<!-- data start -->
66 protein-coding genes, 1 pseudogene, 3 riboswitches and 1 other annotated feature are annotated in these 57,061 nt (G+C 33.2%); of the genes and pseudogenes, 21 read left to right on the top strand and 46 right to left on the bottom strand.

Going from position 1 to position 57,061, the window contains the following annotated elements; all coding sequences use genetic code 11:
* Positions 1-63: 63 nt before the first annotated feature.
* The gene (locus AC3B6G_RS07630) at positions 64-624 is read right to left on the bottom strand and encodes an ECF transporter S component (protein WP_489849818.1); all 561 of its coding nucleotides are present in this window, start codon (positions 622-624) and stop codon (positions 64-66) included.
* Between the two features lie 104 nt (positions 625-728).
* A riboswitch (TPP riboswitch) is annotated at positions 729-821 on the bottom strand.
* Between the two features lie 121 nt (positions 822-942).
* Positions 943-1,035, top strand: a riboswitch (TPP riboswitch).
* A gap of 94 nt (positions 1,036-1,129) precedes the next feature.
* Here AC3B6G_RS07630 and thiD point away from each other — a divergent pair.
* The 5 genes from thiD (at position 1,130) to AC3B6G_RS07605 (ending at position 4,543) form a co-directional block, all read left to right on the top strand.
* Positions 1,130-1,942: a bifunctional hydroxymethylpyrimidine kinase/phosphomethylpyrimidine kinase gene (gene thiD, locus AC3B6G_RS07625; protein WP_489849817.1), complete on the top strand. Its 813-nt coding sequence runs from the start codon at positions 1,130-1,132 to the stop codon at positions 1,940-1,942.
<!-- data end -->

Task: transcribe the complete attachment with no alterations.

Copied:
66 protein-coding genes, 1 pseudogene, 3 riboswitches and 1 other annotated feature are annotated in these 57,061 nt (G+C 33.2%); of the genes and pseudogenes, 21 read left to right on the top strand and 46 right to left on the bottom strand.

Going from position 1 to position 57,061, the window contains the following annotated elements; all coding sequences use genetic code 11:
* Positions 1-63: 63 nt before the first annotated feature.
* The gene (locus AC3B6G_RS07630) at positions 64-624 is read right to left on the bottom strand and encodes an ECF transporter S component (protein WP_489849818.1); all 561 of its coding nucleotides are present in this window, start codon (positions 622-624) and stop codon (positions 64-66) included.
* Between the two features lie 104 nt (positions 625-728).
* A riboswitch (TPP riboswitch) is annotated at positions 729-821 on the bottom strand.
* Between the two features lie 121 nt (positions 822-942).
* Positions 943-1,035, top strand: a riboswitch (TPP riboswitch).
* A gap of 94 nt (positions 1,036-1,129) precedes the next feature.
* Here AC3B6G_RS07630 and thiD point away from each other — a divergent pair.
* The 5 genes from thiD (at position 1,130) to AC3B6G_RS07605 (ending at position 4,543) form a co-directional block, all read left to right on the top strand.
* Positions 1,130-1,942: a bifunctional hydroxymethylpyrimidine kinase/phosphomethylpyrimidine kinase gene (gene thiD, locus AC3B6G_RS07625; protein WP_489849817.1), complete on the top strand. Its 813-nt coding sequence runs from the start codon at positions 1,130-1,132 to the stop codon at positions 1,940-1,942.